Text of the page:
Basketball — it's one of the few sports that finds multiple ways to disappoint its fans.

It's March and the madness surrounding impossibly tall people throwing an inflated burnt orange piece of leather through a hoop is wafting all around. From the barrage of Twitter posts to the frustrated yells punctuating office hours, I am held hostage by a month-long series of basketball games.

I am not a huge sports fan. Alright, I'm barely a fan of any sport.

Take basketball, for instance. Why does it deserve a whole month dedicated to a college championship? The World Series only takes seven games and football, despite having a tournament-style lead up to its final game, doesn't flaunt itself — and they're professionals.

To me, basketball is about as interesting as tennis or volleyball; it's just bouncing a ball back and forth. In soccer, at least, they make it a little more challenging by not using their hands.

Don't even get me started on water polo.

Spring training has started for baseball, I hear. I'm not sure why the sport that plays the most games in a season needs so much extra practice. While I'll acknowledge it takes skill to hit a fastball, standing on or near a base or in the outfield waiting to catch a ball seems easy enough.

For baseball, it's the fans who need spring training to be able to pay attention to innings that stretch beyond the length of a Marvel movie (including the credits).

Football, for me, is the most interesting sport to watch. Crime scene forensics has nothing on those replay cameras. You're almost guaranteed to not miss a single play, despite only looking at the screen for a few seconds before moving on to accomplish other, more important tasks like vacuuming and alphabetizing your spice bottles.

There are sports that require hitting a small object into a target area. For golfers, it means squatting down and squinting to determine the exact lay of the land; for hockey players, it just means bashing away at the puck and each other.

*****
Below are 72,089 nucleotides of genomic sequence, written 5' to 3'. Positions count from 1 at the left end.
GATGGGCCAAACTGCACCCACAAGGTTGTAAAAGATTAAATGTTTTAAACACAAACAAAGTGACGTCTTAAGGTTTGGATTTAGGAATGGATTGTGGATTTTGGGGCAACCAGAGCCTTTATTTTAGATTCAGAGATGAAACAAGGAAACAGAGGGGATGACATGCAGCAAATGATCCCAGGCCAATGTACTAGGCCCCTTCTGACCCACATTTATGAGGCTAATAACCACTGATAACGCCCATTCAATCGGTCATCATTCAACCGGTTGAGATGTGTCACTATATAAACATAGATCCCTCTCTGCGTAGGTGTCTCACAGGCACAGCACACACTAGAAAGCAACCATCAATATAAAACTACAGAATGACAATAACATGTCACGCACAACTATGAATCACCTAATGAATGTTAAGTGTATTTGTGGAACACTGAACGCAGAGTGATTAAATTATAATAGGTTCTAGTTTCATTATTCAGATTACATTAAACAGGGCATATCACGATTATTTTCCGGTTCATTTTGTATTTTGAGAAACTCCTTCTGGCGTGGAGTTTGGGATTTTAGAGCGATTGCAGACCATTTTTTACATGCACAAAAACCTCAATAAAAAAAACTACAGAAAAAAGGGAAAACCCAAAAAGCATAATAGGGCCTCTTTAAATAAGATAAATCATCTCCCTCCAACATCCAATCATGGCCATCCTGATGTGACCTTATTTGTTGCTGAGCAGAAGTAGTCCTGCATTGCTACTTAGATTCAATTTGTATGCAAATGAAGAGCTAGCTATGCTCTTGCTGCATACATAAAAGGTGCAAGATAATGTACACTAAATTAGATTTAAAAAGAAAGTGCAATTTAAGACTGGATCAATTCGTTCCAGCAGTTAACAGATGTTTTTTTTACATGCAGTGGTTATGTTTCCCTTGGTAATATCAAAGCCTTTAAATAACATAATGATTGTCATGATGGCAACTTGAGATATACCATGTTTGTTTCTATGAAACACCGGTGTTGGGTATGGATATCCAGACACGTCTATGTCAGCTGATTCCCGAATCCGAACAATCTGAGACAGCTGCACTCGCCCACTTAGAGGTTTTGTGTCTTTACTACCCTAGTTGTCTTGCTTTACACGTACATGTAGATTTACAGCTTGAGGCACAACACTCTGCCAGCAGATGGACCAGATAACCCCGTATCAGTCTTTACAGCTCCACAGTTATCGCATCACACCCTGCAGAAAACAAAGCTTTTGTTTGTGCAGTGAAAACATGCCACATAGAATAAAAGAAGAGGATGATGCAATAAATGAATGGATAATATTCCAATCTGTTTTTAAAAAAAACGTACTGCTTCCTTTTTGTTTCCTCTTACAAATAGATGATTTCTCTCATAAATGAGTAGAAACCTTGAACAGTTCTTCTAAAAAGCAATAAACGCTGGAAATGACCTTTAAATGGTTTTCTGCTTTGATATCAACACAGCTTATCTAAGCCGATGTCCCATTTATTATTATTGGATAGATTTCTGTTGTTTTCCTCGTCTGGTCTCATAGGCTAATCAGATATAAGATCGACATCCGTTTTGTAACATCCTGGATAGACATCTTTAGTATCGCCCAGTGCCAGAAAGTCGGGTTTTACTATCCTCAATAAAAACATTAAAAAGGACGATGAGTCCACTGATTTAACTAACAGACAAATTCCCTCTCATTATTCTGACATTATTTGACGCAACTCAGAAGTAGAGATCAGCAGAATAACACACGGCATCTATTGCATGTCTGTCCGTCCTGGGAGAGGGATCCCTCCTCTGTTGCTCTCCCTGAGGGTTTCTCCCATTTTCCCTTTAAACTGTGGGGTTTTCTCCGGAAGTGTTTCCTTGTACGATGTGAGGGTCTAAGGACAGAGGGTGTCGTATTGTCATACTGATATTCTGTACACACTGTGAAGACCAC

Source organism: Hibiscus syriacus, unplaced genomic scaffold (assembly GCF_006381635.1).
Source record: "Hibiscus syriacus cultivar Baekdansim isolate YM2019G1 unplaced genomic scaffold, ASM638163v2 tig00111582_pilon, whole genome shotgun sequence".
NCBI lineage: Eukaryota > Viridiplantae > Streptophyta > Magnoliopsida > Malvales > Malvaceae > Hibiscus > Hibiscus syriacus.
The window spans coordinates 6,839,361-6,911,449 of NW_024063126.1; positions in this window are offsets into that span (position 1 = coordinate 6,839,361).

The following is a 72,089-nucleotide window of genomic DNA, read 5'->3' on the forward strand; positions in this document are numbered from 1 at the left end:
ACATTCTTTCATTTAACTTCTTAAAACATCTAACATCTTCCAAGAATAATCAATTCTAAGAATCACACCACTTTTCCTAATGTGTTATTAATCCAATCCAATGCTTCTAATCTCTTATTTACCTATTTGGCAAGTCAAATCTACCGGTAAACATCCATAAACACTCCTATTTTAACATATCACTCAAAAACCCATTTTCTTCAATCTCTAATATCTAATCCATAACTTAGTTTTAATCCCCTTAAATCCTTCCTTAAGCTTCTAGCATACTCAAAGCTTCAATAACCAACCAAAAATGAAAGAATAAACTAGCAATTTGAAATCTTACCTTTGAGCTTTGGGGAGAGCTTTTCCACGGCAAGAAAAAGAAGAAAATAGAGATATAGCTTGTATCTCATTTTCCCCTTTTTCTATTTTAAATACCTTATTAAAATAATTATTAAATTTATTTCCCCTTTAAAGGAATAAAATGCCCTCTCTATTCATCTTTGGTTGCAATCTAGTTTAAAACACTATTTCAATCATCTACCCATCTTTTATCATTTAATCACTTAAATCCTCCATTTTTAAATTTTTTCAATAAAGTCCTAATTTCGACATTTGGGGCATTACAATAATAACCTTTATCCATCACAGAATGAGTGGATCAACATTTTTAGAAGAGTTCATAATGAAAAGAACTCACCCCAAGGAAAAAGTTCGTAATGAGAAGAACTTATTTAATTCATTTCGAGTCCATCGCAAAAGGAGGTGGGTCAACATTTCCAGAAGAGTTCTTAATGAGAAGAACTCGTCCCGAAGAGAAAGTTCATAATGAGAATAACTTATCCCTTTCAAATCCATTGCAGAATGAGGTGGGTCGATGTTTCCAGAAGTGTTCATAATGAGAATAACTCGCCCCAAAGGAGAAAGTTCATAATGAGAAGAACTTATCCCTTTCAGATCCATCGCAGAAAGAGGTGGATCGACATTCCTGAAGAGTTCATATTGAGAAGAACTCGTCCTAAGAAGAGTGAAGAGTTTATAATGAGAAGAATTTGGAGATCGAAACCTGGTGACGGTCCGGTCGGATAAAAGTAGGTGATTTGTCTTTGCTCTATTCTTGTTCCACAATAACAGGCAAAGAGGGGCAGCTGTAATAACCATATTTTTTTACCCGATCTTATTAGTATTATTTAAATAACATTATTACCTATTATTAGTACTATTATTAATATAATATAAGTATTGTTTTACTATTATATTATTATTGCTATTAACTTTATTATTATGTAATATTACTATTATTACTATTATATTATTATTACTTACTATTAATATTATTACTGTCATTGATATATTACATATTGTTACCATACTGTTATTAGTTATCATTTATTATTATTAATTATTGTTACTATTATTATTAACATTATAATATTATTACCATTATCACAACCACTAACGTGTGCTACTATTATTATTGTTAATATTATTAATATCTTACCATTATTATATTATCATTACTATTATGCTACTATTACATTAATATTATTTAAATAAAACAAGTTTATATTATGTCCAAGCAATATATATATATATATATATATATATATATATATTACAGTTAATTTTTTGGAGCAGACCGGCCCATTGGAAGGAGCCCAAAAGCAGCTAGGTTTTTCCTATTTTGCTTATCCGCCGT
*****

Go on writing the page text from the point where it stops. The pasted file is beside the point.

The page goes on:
Racing cars — people trying to do one of the most dangerous things possible in the safest way possible — is not a sport. Does it take skill, strategy and strength? Sure, but can you play a pick-up game in the middle of the week? Nope. The vehicles are too expensive to risk banging up in practice, even if you could somewhat recreate the conditions of a full-on competition.

I'd mention rugby and lacrosse, but I have no idea how those even work.

Surfing, skateboarding and the like are fun to watch but like other individual sports, unless you have a favorite competitor, it's not worth more than five minutes of your time. After all, there are reruns of NCIS to watch.

While some sports have a use beyond competition — running, swimming, wrestling and, perhaps, fencing — others have no practical value whatsoever. When was the last time you needed to throw a discus, pole vault over a wall or play golf while on horseback?

Some sports are fun to play but boring to watch — bowling, curling and anything involving a flying disc, for example. Others are boring for both spectators and participants. Rowing, I'm looking at you.

The 2020 Summer Olympics will be held in Tokyo and viewers will be able to catch highlights from lesser-known sports such as archery, table tennis and trampoline — a list that includes what were some of my favorite childhood activities.

I won't be making a bid for a spot in the Olympics anytime soon. In fact, this whole thing could be, I'll admit, a cry of "sour grapes." I am one of the least athletic people I know — not only in my loathing of most forms of exercise but also in my befuddlement of the rules and strategies employed by most major sports teams.

It also makes no sense to me why people would spend hundreds of dollars to sit in inclement weather to loudly cheer for or admonish their arbitrarily chosen team alongside thousands of (often inebriated) other fans. That's just my personality, I guess.

I'm not saying you're wrong if you enjoy sports, I'm just encouraging you to be mindful of your non-sporting friends, especially during March. They have to tolerate your emotional roller coaster during each game so return the favor if they corner you and give you a play-by-play review of the latest season of American Idol, their latest dietary restrictions or their grandchildren's exploits.

As for my office, I think I'll need to stock up on tissue to sop up a few tears as the month goes on and their brackets are busted.